That opportunity came the next evening at the pre event briefing. This was also our first chance to meet the other teams, and listening to the discussions, started to realise we weren’t the only ones who’d been planning.
There is so much good about this event from the onset and especially into the action itself. But day 1 also coincided with our first powder day of the season and I can’t deny there was some emotional tugging as we raced past many favourite places looking the best they had since last year and not being able to leave our tracks. Though I cannot complain really, we were on first lifts, in great conditions with a good crew and a mission to do. Our plan for day one was to cover all the checkpoints in a route loosely following the Portes de Soleil tour, which meant we very quickly got away from the central resorts and were charging fresh groomed pistes all to ourselves. We visited areas which were for some of our team was the first time, Olly even went on a chair he had never been on before and this is his 10th season here.
By lunch we were heading back from the furthest point, we were happy with our progress though slightly bummed that a necessary chair was closed and having asked the pisteur was likely to open tomorrow which might mean a return trip to Torgon. Though despite Cinda suffering new ski boot syndrome we were still in good spirits.
The end of the day had seen us manage 14 checkpoints, but the endurance part had started to kick in, especially as we got back towards Avoriaz and the pistes were occupied, pretty lumpy and our legs were all feeling it.
We made it back to the hotel all good (if slightly broken), though only with just enough time to take stock get changed and set off on the night hike. The hike was in equal measures loved and hated. It was great to be walking in the mountains, it was dark, quiet, fresh snow, the lights of Morzine on display at the bottom of the valley and a great group of people. However to do it after a huge days riding with no break, definitely took the skip out of your step (the hipflask helped that a little though). We were again reminded it was an endurance event, but it was the next stage that really drummed the challenge part home.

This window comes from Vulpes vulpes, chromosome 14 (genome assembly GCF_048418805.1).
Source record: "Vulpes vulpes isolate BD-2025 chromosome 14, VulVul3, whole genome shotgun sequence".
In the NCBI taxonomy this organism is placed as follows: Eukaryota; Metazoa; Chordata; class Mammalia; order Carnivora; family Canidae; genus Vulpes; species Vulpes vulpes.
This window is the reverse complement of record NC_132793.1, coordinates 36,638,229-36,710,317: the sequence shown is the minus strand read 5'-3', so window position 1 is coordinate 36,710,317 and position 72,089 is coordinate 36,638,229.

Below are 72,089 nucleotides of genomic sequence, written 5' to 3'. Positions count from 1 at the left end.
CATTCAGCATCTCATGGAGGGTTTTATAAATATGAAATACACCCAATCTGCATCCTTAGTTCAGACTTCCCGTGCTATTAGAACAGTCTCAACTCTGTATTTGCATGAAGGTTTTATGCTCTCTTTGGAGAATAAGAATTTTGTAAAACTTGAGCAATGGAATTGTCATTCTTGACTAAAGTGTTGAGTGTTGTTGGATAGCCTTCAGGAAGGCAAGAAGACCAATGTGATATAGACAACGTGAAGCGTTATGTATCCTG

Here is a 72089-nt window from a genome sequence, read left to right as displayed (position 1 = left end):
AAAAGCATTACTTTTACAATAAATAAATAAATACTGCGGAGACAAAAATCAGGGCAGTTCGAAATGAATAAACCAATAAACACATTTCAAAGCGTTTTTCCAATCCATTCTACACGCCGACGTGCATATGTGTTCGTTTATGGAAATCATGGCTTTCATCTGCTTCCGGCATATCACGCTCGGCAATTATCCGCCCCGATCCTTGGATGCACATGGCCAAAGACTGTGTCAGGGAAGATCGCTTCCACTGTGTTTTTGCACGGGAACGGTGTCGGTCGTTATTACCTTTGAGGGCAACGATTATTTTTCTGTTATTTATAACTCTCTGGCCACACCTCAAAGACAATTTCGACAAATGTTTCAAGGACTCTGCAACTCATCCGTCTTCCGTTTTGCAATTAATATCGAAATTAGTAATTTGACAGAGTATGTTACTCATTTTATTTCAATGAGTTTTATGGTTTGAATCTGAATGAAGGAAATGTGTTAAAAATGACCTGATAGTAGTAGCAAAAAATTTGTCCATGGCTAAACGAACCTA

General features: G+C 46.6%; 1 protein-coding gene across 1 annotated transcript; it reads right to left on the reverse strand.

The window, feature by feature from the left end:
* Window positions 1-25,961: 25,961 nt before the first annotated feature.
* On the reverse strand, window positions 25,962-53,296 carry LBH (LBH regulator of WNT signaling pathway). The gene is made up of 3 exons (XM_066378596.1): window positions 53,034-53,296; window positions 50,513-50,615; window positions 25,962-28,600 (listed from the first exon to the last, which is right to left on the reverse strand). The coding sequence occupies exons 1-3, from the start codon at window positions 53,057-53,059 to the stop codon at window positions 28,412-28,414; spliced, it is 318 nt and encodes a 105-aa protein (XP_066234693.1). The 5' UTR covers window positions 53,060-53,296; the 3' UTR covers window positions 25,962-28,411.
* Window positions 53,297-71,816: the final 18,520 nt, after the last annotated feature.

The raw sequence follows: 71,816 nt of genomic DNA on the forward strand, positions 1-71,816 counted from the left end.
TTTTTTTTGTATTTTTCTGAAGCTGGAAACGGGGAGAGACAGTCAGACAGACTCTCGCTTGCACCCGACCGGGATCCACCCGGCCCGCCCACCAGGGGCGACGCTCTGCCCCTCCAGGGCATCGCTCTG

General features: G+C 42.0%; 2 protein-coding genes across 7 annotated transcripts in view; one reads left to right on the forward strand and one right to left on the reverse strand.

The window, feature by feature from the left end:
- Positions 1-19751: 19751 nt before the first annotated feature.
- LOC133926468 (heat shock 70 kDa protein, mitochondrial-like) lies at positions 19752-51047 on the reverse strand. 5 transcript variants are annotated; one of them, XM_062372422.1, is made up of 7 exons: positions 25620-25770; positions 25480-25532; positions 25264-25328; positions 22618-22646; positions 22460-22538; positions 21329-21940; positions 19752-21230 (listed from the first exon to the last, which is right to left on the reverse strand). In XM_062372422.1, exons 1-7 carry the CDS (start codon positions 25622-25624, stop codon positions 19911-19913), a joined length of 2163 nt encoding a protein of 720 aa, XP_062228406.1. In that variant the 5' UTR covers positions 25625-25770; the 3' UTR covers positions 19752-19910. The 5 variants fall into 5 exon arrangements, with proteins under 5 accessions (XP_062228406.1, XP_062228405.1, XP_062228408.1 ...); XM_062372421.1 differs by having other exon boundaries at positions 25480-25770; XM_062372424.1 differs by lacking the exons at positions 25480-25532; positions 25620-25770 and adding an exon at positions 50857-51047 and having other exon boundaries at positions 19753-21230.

Now so far it could be argued that everything we had been up to was essentially fun and it can’t be said that sledging isn’t also, but a sledging relay race is slightly different. Having just spent the last couple of hours discussing the day with other teams and finding out how everyone did, we were aware that it was all very close (10 km’s separated the top 6 teams) and quite competitive, which meant the race part could make a difference and was taken quite seriously.
Out the back of the Hotel L’Aubergade there is a little beginner slope, perfect for sledging. What seems little however when you ski down it, is a totally different thing when you are trying to sprint up it. Lucinda was by now struggling and we had got it agreed that one of the other team could cover one of her runs (you had to do it twice), which was good for the team, but not so good for Hamish. After the sledging everyone was absolutely finished and all talk was of going to bed and how much we would all hurt the next morning.